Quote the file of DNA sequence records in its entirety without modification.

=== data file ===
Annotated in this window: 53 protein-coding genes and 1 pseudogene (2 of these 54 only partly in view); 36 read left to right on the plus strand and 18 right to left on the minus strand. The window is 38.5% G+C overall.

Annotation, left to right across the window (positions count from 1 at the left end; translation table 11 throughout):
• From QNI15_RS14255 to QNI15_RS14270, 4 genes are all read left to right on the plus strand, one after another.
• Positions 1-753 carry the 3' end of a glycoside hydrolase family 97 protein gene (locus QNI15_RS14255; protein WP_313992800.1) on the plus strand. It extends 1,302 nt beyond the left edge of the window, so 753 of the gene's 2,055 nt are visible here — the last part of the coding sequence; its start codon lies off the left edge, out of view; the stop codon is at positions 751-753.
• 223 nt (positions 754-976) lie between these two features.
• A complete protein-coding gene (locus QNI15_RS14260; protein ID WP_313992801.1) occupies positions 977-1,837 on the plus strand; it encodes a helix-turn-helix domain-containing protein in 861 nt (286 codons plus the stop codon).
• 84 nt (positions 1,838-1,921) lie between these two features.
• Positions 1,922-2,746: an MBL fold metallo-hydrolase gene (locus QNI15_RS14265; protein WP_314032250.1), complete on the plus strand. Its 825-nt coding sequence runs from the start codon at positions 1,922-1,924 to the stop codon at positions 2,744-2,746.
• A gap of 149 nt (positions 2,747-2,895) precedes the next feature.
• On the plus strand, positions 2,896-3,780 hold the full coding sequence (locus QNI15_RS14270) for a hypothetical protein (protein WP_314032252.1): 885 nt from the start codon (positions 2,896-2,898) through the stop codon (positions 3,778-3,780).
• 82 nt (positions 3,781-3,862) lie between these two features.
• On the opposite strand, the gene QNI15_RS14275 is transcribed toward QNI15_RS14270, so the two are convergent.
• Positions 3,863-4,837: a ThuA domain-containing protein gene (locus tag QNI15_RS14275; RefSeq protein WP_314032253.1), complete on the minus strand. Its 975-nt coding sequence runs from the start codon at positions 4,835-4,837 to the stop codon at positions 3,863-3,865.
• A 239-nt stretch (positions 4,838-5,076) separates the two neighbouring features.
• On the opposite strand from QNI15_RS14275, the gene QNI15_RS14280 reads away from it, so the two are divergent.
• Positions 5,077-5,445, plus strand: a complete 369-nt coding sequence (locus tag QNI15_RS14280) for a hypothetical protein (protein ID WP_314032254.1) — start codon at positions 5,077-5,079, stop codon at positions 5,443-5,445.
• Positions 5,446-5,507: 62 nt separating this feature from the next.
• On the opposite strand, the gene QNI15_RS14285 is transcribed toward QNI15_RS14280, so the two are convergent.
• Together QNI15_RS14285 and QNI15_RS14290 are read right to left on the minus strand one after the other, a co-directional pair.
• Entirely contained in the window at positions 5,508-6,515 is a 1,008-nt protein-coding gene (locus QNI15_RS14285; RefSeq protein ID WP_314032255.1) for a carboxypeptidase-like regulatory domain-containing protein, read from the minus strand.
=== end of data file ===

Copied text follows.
Annotated in this window: 53 protein-coding genes and 1 pseudogene (2 of these 54 only partly in view); 36 read left to right on the plus strand and 18 right to left on the minus strand. The window is 38.5% G+C overall.

Annotation, left to right across the window (positions count from 1 at the left end; translation table 11 throughout):
• From QNI15_RS14255 to QNI15_RS14270, 4 genes are all read left to right on the plus strand, one after another.
• Positions 1-753 carry the 3' end of a glycoside hydrolase family 97 protein gene (locus QNI15_RS14255; protein WP_313992800.1) on the plus strand. It extends 1,302 nt beyond the left edge of the window, so 753 of the gene's 2,055 nt are visible here — the last part of the coding sequence; its start codon lies off the left edge, out of view; the stop codon is at positions 751-753.
• 223 nt (positions 754-976) lie between these two features.
• A complete protein-coding gene (locus QNI15_RS14260; protein ID WP_313992801.1) occupies positions 977-1,837 on the plus strand; it encodes a helix-turn-helix domain-containing protein in 861 nt (286 codons plus the stop codon).
• 84 nt (positions 1,838-1,921) lie between these two features.
• Positions 1,922-2,746: an MBL fold metallo-hydrolase gene (locus QNI15_RS14265; protein WP_314032250.1), complete on the plus strand. Its 825-nt coding sequence runs from the start codon at positions 1,922-1,924 to the stop codon at positions 2,744-2,746.
• A gap of 149 nt (positions 2,747-2,895) precedes the next feature.
• On the plus strand, positions 2,896-3,780 hold the full coding sequence (locus QNI15_RS14270) for a hypothetical protein (protein WP_314032252.1): 885 nt from the start codon (positions 2,896-2,898) through the stop codon (positions 3,778-3,780).
• 82 nt (positions 3,781-3,862) lie between these two features.
• On the opposite strand, the gene QNI15_RS14275 is transcribed toward QNI15_RS14270, so the two are convergent.
• Positions 3,863-4,837: a ThuA domain-containing protein gene (locus tag QNI15_RS14275; RefSeq protein WP_314032253.1), complete on the minus strand. Its 975-nt coding sequence runs from the start codon at positions 4,835-4,837 to the stop codon at positions 3,863-3,865.
• A 239-nt stretch (positions 4,838-5,076) separates the two neighbouring features.
• On the opposite strand from QNI15_RS14275, the gene QNI15_RS14280 reads away from it, so the two are divergent.
• Positions 5,077-5,445, plus strand: a complete 369-nt coding sequence (locus tag QNI15_RS14280) for a hypothetical protein (protein ID WP_314032254.1) — start codon at positions 5,077-5,079, stop codon at positions 5,443-5,445.
• Positions 5,446-5,507: 62 nt separating this feature from the next.
• On the opposite strand, the gene QNI15_RS14285 is transcribed toward QNI15_RS14280, so the two are convergent.
• Together QNI15_RS14285 and QNI15_RS14290 are read right to left on the minus strand one after the other, a co-directional pair.
• Entirely contained in the window at positions 5,508-6,515 is a 1,008-nt protein-coding gene (locus QNI15_RS14285; RefSeq protein ID WP_314032255.1) for a carboxypeptidase-like regulatory domain-containing protein, read from the minus strand.